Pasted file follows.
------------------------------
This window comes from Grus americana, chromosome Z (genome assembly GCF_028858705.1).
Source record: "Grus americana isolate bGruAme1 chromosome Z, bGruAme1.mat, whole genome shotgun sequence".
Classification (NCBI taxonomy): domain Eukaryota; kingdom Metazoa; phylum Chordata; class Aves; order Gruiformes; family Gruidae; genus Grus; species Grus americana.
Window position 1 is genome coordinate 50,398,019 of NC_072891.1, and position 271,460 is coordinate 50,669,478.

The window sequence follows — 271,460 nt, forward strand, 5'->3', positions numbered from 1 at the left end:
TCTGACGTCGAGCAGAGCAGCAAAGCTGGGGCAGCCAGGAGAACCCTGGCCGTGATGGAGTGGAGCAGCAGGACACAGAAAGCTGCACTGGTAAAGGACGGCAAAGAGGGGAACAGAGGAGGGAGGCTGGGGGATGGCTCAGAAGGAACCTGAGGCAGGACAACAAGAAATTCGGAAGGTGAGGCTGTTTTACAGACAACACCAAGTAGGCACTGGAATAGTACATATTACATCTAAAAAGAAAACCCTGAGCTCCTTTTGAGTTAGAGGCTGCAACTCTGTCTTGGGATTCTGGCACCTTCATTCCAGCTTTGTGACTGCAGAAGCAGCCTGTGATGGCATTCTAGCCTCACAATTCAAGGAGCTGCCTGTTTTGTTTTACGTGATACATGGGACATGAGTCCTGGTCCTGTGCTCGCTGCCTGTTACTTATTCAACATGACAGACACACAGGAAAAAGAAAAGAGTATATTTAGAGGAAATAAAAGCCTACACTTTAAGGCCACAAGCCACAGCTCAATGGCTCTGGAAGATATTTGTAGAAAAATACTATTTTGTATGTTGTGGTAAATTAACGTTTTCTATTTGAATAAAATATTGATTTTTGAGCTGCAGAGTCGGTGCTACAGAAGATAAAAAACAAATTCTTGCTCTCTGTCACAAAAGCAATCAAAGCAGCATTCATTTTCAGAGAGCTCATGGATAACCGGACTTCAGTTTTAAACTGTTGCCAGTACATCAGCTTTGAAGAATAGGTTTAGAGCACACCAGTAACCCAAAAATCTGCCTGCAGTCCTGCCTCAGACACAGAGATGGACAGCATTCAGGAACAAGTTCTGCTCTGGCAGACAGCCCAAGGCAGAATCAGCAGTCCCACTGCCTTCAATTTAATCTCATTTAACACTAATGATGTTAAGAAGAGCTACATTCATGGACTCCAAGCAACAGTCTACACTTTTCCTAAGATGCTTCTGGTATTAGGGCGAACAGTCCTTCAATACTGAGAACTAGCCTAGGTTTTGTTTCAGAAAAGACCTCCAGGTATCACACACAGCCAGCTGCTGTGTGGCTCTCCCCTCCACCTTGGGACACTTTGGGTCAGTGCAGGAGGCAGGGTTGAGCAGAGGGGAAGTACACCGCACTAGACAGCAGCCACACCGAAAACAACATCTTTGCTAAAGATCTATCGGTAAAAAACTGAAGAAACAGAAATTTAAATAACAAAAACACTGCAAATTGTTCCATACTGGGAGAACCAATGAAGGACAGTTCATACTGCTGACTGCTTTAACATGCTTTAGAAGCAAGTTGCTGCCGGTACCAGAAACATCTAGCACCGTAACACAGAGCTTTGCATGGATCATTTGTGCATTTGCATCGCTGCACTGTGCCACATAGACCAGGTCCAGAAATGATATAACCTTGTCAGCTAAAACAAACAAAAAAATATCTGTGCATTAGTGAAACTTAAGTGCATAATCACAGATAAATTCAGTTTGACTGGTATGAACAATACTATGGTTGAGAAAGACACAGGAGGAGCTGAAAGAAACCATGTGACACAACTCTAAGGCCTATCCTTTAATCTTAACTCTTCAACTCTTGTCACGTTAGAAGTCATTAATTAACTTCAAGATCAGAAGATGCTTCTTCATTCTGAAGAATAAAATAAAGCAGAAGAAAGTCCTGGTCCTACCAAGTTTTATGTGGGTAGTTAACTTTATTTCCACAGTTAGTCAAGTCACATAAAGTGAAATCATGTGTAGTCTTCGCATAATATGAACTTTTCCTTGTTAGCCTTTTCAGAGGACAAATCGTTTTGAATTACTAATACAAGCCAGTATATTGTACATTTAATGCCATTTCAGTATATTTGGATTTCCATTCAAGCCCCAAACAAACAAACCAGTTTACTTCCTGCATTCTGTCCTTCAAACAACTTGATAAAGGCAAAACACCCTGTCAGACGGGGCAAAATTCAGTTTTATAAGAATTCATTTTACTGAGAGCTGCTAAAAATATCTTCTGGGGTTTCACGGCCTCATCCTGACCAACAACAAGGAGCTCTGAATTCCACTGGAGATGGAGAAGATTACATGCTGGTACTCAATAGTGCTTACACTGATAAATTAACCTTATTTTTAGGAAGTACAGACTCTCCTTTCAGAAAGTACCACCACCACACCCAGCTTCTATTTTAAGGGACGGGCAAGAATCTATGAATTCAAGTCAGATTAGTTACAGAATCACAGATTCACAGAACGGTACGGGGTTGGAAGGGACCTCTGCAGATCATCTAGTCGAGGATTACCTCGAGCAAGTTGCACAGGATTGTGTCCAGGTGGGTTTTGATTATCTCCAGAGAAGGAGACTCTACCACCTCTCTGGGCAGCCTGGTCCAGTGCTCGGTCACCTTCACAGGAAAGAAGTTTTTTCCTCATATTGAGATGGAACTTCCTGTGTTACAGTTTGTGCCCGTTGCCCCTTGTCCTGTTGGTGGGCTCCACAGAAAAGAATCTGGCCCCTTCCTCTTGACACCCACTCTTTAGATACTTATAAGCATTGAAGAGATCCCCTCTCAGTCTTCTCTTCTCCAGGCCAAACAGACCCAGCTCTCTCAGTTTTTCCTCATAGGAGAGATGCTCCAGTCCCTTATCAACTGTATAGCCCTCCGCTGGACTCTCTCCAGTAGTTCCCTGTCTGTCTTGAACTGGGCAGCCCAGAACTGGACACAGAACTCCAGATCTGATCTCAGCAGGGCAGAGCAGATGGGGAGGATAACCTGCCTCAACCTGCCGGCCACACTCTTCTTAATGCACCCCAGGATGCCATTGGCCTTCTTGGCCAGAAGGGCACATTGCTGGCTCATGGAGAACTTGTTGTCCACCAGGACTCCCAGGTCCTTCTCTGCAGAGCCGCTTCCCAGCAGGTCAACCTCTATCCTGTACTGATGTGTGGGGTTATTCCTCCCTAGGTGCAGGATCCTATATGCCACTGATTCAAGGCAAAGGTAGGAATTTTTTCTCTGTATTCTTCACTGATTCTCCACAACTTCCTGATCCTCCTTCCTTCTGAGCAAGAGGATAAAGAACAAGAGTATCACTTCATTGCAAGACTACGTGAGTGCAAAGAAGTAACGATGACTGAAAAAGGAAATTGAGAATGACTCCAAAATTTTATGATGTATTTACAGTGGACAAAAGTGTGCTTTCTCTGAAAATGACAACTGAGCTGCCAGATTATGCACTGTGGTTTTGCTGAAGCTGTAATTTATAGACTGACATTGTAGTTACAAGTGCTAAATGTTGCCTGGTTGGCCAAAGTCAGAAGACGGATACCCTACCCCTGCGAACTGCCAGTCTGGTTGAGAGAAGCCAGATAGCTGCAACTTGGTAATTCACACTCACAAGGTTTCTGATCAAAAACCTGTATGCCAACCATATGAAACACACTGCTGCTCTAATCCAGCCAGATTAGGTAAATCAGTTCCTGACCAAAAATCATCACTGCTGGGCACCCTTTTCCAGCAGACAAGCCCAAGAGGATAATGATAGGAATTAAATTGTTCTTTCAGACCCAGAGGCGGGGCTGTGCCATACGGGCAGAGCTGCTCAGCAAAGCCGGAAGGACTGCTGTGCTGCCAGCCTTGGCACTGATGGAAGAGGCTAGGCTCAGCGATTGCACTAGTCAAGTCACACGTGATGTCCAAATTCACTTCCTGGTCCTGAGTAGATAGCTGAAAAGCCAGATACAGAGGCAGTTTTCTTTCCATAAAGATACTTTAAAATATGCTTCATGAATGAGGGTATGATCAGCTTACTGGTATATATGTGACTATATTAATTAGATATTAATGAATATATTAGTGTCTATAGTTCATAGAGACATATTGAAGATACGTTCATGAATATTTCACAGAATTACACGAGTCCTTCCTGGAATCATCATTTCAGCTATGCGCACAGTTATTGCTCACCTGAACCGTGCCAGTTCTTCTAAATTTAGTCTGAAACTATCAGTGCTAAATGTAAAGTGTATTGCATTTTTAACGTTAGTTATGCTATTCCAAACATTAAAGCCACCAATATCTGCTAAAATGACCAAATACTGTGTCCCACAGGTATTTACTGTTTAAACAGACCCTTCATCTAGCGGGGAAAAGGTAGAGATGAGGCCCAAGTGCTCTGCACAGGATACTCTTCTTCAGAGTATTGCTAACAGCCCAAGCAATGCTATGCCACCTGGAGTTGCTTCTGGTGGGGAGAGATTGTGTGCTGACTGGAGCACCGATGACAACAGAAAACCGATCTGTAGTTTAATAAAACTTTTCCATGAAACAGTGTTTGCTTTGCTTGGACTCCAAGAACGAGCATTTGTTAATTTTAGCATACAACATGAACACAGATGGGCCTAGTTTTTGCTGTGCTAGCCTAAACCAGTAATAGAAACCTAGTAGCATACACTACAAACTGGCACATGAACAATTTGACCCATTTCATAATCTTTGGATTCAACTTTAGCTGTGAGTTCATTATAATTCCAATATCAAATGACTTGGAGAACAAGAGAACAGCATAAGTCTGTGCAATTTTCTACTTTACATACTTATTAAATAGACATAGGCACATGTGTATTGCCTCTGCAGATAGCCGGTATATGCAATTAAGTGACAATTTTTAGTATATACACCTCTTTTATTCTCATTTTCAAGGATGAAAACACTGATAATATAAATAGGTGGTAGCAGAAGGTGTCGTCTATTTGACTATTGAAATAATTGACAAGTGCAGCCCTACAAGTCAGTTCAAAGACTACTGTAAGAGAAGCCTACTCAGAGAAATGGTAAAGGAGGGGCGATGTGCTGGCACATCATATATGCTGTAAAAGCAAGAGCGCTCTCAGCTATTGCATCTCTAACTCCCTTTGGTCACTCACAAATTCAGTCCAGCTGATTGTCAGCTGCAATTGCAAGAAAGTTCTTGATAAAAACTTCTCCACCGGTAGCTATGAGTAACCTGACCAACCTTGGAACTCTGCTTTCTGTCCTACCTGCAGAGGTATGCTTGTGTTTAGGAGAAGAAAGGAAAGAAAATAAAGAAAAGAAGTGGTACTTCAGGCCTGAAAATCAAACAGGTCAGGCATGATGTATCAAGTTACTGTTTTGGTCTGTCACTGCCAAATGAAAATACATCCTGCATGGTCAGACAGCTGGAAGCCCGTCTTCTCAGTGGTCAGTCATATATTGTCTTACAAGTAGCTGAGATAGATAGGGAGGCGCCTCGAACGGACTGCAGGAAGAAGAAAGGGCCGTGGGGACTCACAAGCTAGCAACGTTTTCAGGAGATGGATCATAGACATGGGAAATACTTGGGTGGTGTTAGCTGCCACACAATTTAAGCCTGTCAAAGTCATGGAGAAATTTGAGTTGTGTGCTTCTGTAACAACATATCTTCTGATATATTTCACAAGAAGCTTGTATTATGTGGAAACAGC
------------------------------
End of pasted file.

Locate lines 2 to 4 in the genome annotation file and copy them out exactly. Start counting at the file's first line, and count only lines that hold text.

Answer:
Source record: "Grus americana isolate bGruAme1 chromosome Z, bGruAme1.mat, whole genome shotgun sequence".
Classification (NCBI taxonomy): domain Eukaryota; kingdom Metazoa; phylum Chordata; class Aves; order Gruiformes; family Gruidae; genus Grus; species Grus americana.
Window position 1 is genome coordinate 50,398,019 of NC_072891.1, and position 271,460 is coordinate 50,669,478.